I’ve never understood the vitriol directed at Anne Hathaway. I guess she said a few dippy things that rubbed people the wrong way. Well, guess what? You were a dope when you were in your 20’s, too. You just weren’t famous enough for everyone to know it. As far as I can tell, she a dedicated actor who just wants to turn in the best performance she can.
I saw her at The Public Theater in her one-woman show, Grounded by George Brant, in the tiny, 275-seat, Anspacher Theater. It’s about a fighter pilot who loves flying and loves the Air Force, but suddenly finds herself grounded because of a pregnancy. She’s relegated to drone operations—an inferior position for a pilot—and it drives her to madness.
It’s directed by Julie Taymor, who knows a thing or two about tasty visuals, staging and sound design. The play opens in a dark house. The stage is wall-to-wall ripples of sand. A beam of light shoots down on center stage. Hathaway stands beneath it in a flight suit and helmet. A thin stream of stand pours down. The sand particles bouncing off her helmet are an effective opening.
The tedium is only interrupted when she presses a button to rain down death from above. She slowly becomes detached from her husband, daughter, fellow crewmen and reality.
The play climaxes when she finally locates a high-ranking insurgent and, after following him for months, drops a bomb. She watches through the hyper-telescopic drone camera as a child runs out of a house to embrace him and it reminds her of her own daughter. It’s an effective, albeit, contrived conceit. Hathatway immersed herself so deeply in the performance that at the curtain call on the night I saw her, she was visibly shaken and choking back tears. She came out for a second round of applause and was still weeping.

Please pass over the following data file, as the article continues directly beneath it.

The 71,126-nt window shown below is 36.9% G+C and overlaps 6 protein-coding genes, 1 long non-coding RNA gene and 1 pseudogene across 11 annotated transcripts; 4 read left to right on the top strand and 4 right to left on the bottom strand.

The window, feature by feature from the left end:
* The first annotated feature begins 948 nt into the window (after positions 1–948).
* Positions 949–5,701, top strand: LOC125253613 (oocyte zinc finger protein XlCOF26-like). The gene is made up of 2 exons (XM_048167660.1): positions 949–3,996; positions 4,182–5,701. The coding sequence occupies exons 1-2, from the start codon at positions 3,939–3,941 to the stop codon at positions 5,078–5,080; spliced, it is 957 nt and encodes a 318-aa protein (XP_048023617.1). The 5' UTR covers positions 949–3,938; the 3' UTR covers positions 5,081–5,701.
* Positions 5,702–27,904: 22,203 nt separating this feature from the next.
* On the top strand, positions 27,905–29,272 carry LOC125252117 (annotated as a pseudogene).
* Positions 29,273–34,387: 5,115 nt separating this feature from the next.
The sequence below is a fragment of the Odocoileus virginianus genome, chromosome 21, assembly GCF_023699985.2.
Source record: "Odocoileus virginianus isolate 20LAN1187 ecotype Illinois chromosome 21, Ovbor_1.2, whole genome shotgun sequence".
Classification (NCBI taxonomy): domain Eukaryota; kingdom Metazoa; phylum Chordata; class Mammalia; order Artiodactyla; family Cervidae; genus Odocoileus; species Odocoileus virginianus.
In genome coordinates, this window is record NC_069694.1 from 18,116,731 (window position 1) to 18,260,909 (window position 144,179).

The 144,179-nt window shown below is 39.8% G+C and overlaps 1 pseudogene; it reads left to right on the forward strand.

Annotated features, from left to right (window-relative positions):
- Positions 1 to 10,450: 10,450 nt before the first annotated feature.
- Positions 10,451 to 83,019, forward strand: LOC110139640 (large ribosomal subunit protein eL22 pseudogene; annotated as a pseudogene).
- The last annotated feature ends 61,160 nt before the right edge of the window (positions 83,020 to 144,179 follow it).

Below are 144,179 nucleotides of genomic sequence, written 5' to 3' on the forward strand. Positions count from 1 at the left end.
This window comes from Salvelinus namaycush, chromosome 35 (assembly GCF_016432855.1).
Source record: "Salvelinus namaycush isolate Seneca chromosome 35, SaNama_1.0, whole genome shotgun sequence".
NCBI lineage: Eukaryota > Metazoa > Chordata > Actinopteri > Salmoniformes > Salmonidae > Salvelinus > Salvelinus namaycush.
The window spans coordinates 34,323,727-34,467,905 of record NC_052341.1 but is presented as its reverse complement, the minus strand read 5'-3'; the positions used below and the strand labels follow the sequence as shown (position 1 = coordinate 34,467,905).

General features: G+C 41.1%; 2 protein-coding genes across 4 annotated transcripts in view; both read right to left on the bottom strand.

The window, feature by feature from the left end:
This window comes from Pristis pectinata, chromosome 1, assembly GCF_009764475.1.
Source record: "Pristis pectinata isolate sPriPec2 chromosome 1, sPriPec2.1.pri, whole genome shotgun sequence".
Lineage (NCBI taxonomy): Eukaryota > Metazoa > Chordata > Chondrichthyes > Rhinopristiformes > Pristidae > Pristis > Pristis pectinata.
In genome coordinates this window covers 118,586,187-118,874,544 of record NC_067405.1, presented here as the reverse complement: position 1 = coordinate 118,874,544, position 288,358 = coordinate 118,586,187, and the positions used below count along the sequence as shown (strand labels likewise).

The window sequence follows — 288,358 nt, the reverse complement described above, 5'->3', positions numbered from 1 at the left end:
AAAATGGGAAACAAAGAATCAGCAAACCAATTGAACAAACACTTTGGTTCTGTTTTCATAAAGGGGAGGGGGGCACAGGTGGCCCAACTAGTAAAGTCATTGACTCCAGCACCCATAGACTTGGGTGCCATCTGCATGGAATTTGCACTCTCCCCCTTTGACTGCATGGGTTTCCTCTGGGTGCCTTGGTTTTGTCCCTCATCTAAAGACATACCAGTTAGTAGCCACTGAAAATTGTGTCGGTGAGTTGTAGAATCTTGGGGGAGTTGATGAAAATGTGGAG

Hathaway is on the board at The Public. In an effort to generate revenue, she’s agreed to hold post-show meet-and-greets on selected dates. You can pay $1,000 to meet her, or, for $1,500, you can sit in prime seats for the show and afterwards have a three-course dinner with her and George Brandt, the playwright.
Considering the condition she was in at curtain call, I can’t imagine dinner being a barrel of laughs, but I’ll bet you’d remember it.
I walked over to the Sean Kelly Gallery on my lunch hour to see Cyclicscape, ten new aluminum and stainless steel sculptures by contemporary artist Mariko Mori.
They’re white, smooth loops without a beginning or end. They have a nice flow to them.
The galley was empty and seeing them in a quiet, white space gave them gravitas. I’m glad nobody was around. A crowd sure can ruin a meditative moment.
There’s always some art-speak mumbo-jumbo in the press release. (Right, Ross?) This time, it’s something about the universe’s never-ending renewal of invisible energy that transcends physical matter. Oh, brother. Can I just say I liked them for no particular reason?
They reminded me of those squiggle pins that Paloma Piasso designed for Tiffany’s.